If you were a band boasting the most jovial moniker in all the land whose song was recently featured on a popular television program whose title was similarly positive, where would you want to ring in the New Year? Well, if you were MTV Music Meter-topping band Fun. (in case those clues left you clueless), you’d be fiending after the Olive Garden.
Fun. has had a pretty, well, fun year leading up to the 2012 release of their sophomore album, Some Nights. Their single “We Are Young” (feat. Janelle Monáe) was recently covered by the cast of Glee in the episode “Hold On to 16,” giving the band a bump in sales and even more exposure for their debut disc, Aim and Ignite, an anthemic, brassy album that merges camp and angst in such a way that recalls Queen songs of yore
Frontman Nate Ruess chatted with the O Music Blog the other day on the way to check out his new Upper West Side apartment. Check out the interview below for more on the band’s new disc, living in New York City and what he hopes the new year will bring. Here’s hoping for endless salad and breaksticks.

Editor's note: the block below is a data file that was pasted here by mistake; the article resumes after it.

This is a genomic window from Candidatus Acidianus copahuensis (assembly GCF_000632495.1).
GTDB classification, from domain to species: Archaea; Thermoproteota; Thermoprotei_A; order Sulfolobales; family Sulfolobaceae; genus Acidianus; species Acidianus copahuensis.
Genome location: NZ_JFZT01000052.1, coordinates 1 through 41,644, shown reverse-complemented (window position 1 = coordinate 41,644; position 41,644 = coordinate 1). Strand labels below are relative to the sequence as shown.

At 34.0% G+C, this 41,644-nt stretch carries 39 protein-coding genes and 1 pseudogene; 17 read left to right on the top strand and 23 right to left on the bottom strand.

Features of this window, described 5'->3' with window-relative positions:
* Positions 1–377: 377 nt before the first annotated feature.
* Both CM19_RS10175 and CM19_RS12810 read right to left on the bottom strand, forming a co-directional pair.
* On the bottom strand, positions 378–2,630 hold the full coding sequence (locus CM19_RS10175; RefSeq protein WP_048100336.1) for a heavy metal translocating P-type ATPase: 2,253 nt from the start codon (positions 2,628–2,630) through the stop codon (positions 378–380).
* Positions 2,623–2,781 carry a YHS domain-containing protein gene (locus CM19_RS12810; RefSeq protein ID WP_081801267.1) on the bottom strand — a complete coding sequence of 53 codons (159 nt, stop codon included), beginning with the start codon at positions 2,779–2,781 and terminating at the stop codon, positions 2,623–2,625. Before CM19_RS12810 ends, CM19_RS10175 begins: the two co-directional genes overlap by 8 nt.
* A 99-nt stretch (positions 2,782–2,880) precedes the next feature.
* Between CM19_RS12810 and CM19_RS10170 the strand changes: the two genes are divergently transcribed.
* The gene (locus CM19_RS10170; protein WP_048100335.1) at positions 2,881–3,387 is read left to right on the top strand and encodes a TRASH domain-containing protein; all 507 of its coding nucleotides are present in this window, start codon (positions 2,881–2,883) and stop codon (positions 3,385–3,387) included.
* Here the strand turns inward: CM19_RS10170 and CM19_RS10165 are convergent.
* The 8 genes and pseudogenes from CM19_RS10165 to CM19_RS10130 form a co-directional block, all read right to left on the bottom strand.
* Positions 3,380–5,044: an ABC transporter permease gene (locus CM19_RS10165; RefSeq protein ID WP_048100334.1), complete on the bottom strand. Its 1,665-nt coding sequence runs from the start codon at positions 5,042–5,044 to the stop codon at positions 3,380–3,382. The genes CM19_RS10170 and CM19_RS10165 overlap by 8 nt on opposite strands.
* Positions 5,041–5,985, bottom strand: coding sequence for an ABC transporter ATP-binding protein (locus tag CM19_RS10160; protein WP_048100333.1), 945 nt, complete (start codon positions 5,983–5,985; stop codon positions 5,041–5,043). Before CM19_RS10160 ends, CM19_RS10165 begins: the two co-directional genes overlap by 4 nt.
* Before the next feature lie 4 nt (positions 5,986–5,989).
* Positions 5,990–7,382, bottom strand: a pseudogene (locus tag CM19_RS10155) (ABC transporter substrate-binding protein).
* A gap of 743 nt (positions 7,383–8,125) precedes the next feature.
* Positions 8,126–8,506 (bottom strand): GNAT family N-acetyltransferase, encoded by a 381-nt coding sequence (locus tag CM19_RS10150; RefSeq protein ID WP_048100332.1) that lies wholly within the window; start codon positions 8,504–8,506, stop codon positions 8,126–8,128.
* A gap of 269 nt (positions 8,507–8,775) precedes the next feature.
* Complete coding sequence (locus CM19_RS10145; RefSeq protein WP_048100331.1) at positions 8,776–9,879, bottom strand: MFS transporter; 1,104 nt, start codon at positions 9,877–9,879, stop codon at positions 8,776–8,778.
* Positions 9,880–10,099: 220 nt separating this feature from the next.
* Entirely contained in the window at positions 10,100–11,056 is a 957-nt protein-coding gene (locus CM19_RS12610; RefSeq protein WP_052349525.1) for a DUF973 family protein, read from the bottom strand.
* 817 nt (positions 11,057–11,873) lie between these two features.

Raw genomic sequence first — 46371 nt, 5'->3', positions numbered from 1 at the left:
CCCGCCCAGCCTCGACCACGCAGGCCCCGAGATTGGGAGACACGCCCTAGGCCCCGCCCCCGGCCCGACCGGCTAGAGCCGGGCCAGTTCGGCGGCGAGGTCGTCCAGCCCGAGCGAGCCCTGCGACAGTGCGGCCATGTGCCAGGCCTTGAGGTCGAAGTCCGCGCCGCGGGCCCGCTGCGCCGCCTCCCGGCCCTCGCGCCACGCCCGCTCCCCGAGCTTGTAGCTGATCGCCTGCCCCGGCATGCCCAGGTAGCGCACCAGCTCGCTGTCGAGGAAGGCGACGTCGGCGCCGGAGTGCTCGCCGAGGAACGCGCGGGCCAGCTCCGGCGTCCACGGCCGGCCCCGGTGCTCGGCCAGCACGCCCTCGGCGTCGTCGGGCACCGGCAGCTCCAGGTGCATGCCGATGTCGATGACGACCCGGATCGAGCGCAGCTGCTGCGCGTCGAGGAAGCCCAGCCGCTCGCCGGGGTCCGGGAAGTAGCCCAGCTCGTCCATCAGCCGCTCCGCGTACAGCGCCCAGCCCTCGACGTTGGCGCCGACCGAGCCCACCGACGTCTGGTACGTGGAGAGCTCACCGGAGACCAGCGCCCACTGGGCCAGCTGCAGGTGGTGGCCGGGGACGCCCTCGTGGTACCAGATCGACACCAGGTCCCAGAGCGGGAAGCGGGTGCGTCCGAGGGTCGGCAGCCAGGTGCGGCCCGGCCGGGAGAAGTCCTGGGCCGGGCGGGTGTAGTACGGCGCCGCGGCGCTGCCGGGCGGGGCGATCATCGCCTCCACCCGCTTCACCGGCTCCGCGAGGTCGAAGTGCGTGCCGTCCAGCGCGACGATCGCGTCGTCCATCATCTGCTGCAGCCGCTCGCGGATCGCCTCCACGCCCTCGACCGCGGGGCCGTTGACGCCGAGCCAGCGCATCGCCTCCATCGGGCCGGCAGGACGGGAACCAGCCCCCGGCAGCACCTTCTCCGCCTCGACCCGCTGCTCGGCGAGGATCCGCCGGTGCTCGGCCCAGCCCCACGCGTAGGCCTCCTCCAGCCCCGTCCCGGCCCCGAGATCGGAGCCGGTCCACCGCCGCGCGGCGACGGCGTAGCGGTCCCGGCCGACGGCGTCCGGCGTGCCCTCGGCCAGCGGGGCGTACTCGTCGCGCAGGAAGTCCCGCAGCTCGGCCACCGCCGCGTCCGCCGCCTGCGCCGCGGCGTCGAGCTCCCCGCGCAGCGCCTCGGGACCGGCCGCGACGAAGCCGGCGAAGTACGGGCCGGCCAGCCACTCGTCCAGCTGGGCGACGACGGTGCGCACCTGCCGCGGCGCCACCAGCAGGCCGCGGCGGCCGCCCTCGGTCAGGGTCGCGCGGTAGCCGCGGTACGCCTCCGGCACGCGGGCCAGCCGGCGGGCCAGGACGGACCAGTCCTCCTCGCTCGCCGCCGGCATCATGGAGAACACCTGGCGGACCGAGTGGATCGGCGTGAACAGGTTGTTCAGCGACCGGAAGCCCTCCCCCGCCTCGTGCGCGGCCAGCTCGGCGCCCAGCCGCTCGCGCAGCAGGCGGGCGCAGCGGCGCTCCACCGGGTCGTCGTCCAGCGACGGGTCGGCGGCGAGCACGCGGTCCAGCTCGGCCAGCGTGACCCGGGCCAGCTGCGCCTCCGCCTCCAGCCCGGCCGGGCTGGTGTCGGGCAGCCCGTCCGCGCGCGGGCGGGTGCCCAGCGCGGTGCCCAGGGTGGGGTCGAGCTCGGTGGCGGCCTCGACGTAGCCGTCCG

So I saw you guys play a couple of weeks ago at the Spotify press conference in New York. How did you guys get involved in that?
Well, I had been a huge fan of Spotify since I found out about it. I guess they had attended one of our recent shows and thought that we would work out well to play acoustic in that situation.
I’m interested to hear from you — since you played their event — what you think of Spotify? You know, in light of a lot of other bands opting not to put their music on there because they don’t think the payoff is great enough. Do you think bands should allow their music to stream on Spotify?
I think they should. I think it’s tough to deny the future. I think that that in a lot of cases can lead to narrowmindness and I don’t think that that’s what we’re about as a band. We’re happy to let anyone hear our music and I think that we believe in it so much that if [Spotify is] going to lead to people purchasing the album or attending the shows, then that’s awesome. And we’re confident that [Spotify] will do those types of things. And in the meantime, it allows people to have access to music, which is the thing that I probably care about the most.